Reproduction: Brants typically breed in the high Arctic tundra. The female lays a clutch of 3 to 5 eggs in a ground nest, which she incubates for about a month.
Notably, Brants make an impressive long-distance migration every year. They spend their winters along both the east and west coasts of the United States and travel to the Arctic regions of Canada, Alaska, and even Russia to breed.
Are There Any Resident Flocks of Geese in Massachusetts?
There are indeed resident flocks of geese in the state. However, these flocks are much smaller than the migrating populations that pass through in the spring and fall.
The most common goose species found in Massachusetts is the Canada goose, which can be seen in both urban and rural areas.
Hunting Geese in Massachusetts
In order to hunt geese in Massachusetts, you need to purchase a state waterfowl stamp and register with the Harvest Information Program (HIP).
ou can register for HIP by taking the HIP survey. The state waterfowl stamp will automatically register you for HIP.
Can You Shoot a Goose in Massachusetts?
Yes, you can shoot geese in Massachusetts, but there are some restrictions in place.
For example, you can only use a shotgun no larger than 10 gauge and it must be fired from the shoulder.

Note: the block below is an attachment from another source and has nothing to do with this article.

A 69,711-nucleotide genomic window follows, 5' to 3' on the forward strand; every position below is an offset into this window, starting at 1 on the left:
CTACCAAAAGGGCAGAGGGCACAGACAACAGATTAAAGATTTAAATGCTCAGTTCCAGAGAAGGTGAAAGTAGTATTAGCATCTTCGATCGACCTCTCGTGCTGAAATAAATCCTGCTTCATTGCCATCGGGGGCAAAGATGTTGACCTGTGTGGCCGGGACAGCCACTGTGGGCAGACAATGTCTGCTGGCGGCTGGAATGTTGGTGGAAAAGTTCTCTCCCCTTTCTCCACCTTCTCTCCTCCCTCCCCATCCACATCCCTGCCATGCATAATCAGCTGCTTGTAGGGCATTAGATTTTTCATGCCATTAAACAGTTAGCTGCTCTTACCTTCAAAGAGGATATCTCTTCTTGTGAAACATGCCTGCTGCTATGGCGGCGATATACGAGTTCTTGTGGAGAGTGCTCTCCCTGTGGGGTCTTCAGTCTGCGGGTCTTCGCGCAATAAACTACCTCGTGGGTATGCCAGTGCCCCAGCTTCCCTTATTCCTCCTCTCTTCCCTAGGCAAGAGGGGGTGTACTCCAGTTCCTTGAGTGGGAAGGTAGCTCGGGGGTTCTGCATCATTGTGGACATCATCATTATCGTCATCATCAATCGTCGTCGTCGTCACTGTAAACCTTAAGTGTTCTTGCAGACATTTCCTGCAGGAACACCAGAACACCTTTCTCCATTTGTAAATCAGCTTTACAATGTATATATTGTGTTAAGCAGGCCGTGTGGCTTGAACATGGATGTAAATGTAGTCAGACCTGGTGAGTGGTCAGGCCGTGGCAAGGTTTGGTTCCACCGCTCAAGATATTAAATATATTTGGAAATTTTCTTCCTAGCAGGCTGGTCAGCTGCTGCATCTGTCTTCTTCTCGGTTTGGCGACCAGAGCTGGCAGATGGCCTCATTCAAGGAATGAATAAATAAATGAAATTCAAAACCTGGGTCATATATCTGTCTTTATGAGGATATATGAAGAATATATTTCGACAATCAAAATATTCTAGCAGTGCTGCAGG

Additionally, shotguns that are capable of holding more than 3 shells must be plugged with a one-piece filler that limits the gun’s total capacity to 3 shells. This filler cannot be removed without disassembling the gun.
Finally, waterfowl hunters must use non-toxic shots while hunting ducks, geese, sea ducks, and coot. Lead shot is not allowed while hunting these birds.
Waterfowl hunting grounds in Massachusetts are divided into three hunting zones – Berkshire, Central and Coastal. You can check the map of waterfowl zones in Massachusetts here.
Conclusion on Geese in Massachusetts
If you’re ever in Massachusetts and you want to see some amazing wildlife, be sure to keep your eyes peeled for geese and swans! There’s a good chance you’ll see at least one of these beautiful creatures.